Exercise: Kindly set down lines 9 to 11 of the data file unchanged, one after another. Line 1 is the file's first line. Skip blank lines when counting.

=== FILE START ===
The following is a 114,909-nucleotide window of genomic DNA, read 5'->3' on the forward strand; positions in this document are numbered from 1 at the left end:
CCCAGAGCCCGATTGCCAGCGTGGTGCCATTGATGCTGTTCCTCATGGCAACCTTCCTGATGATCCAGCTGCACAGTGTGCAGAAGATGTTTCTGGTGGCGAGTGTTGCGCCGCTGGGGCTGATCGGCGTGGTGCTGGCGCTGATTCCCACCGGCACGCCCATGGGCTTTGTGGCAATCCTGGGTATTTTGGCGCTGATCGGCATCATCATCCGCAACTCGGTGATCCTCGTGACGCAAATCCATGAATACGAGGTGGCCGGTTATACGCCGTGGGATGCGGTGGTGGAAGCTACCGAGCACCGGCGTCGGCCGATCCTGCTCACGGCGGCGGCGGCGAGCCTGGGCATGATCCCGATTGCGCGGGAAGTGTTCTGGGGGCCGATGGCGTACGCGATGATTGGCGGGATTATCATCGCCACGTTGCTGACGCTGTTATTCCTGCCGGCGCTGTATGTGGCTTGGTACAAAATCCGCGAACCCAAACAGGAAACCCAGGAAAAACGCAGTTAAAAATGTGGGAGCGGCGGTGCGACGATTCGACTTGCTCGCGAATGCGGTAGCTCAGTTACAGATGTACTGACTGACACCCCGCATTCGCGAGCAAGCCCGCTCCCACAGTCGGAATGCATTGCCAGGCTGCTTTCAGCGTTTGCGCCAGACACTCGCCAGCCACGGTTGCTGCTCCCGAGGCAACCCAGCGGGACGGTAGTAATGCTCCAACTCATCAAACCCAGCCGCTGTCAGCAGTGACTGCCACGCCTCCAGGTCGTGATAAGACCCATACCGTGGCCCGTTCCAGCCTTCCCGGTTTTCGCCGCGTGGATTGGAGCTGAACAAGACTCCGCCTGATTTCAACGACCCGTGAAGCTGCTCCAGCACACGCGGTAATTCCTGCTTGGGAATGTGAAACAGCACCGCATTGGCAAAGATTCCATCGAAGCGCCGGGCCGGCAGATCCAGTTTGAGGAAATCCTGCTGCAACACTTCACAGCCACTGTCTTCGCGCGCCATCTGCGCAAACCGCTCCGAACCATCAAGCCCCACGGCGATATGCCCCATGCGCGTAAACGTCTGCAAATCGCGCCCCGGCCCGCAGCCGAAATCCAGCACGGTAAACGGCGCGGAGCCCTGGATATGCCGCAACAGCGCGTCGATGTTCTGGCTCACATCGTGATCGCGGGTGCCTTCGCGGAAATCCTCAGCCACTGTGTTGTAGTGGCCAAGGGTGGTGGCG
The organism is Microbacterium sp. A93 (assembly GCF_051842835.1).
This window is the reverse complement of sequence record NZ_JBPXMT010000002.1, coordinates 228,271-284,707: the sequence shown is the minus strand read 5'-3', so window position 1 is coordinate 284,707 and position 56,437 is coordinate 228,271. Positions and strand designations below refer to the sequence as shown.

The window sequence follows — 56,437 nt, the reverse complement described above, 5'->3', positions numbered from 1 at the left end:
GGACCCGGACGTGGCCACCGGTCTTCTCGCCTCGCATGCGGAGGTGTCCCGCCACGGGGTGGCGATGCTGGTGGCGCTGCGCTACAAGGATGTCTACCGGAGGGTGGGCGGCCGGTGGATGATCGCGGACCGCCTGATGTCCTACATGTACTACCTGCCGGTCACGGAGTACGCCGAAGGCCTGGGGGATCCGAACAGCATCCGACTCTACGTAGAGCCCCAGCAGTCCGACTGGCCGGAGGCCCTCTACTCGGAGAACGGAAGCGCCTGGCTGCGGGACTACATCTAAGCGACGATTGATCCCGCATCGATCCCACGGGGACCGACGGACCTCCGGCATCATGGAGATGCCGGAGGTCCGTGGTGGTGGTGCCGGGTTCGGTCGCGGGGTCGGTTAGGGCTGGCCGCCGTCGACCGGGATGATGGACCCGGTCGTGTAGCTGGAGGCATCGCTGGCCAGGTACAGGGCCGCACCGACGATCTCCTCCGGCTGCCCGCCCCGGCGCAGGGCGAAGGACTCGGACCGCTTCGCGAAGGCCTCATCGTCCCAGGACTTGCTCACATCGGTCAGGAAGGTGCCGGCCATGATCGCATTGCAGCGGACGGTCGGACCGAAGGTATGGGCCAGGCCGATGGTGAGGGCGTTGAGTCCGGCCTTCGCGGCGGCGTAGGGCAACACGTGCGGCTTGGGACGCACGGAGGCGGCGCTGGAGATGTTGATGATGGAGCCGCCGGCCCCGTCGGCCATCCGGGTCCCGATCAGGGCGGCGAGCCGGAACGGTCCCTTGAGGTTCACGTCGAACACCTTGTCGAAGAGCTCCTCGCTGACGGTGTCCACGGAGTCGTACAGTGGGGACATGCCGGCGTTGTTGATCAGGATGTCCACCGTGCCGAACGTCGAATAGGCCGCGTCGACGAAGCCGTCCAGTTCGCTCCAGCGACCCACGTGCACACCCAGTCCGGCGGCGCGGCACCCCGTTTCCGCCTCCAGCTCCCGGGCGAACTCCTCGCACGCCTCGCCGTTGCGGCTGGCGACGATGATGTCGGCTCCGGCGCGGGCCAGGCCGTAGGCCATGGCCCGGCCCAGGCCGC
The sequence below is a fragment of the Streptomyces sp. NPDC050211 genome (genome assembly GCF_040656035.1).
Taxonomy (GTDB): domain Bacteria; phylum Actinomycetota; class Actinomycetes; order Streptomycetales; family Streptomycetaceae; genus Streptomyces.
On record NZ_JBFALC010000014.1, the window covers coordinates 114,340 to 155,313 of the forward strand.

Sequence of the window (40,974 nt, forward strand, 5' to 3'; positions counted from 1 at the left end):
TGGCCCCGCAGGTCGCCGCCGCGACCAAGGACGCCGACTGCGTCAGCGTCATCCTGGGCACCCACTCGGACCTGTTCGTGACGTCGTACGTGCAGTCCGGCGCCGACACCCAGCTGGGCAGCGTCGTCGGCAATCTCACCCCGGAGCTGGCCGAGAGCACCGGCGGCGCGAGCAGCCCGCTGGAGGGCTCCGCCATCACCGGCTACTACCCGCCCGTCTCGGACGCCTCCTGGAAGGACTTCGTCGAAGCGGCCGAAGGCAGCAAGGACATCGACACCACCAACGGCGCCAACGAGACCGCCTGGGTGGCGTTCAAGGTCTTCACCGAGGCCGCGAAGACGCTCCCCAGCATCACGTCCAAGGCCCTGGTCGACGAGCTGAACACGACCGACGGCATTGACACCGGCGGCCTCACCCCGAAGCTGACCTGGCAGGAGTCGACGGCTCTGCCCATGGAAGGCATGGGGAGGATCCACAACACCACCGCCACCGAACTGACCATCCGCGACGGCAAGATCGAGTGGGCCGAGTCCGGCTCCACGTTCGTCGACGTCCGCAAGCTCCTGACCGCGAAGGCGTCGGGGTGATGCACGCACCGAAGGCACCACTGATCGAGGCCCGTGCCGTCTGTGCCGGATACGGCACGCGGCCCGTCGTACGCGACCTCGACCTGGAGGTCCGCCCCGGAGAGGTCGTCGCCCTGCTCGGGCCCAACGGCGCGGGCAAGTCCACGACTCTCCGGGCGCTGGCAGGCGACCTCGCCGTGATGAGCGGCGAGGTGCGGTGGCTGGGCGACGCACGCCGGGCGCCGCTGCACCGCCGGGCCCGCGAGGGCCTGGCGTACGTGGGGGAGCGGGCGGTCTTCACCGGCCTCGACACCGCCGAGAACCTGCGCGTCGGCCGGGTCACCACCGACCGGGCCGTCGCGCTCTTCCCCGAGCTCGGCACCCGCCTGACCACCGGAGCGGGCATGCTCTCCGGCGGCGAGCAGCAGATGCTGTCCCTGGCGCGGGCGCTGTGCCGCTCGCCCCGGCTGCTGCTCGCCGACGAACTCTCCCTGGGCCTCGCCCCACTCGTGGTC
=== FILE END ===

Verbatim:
On record NZ_JBFALC010000014.1, the window covers coordinates 114,340 to 155,313 of the forward strand.

Sequence of the window (40,974 nt, forward strand, 5' to 3'; positions counted from 1 at the left end):
TGGCCCCGCAGGTCGCCGCCGCGACCAAGGACGCCGACTGCGTCAGCGTCATCCTGGGCACCCACTCGGACCTGTTCGTGACGTCGTACGTGCAGTCCGGCGCCGACACCCAGCTGGGCAGCGTCGTCGGCAATCTCACCCCGGAGCTGGCCGAGAGCACCGGCGGCGCGAGCAGCCCGCTGGAGGGCTCCGCCATCACCGGCTACTACCCGCCCGTCTCGGACGCCTCCTGGAAGGACTTCGTCGAAGCGGCCGAAGGCAGCAAGGACATCGACACCACCAACGGCGCCAACGAGACCGCCTGGGTGGCGTTCAAGGTCTTCACCGAGGCCGCGAAGACGCTCCCCAGCATCACGTCCAAGGCCCTGGTCGACGAGCTGAACACGACCGACGGCATTGACACCGGCGGCCTCACCCCGAAGCTGACCTGGCAGGAGTCGACGGCTCTGCCCATGGAAGGCATGGGGAGGATCCACAACACCACCGCCACCGAACTGACCATCCGCGACGGCAAGATCGAGTGGGCCGAGTCCGGCTCCACGTTCGTCGACGTCCGCAAGCTCCTGACCGCGAAGGCGTCGGGGTGATGCACGCACCGAAGGCACCACTGATCGAGGCCCGTGCCGTCTGTGCCGGATACGGCACGCGGCCCGTCGTACGCGACCTCGACCTGGAGGTCCGCCCCGGAGAGGTCGTCGCCCTGCTCGGGCCCAACGGCGCGGGCAAGTCCACGACTCTCCGGGCGCTGGCAGGCGACCTCGCCGTGATGAGCGGCGAGGTGCGGTGGCTGGGCGACGCACGCCGGGCGCCGCTGCACCGCCGGGCCCGCGAGGGCCTGGCGTACGTGGGGGAGCGGGCGGTCTTCACCGGCCTCGACACCGCCGAGAACCTGCGCGTCGGCCGGGTCACCACCGACCGGGCCGTCGCGCTCTTCCCCGAGCTCGGCACCCGCCTGACCACCGGAGCGGGCATGCTCTCCGGCGGCGAGCAGCAGATGCTGTCCCTGGCGCGGGCGCTGTGCCGCTCGCCCCGGCTGCTGCTCGCCGACGAACTCTCCCTGGGCCTCGCCCCACTCGTGGTC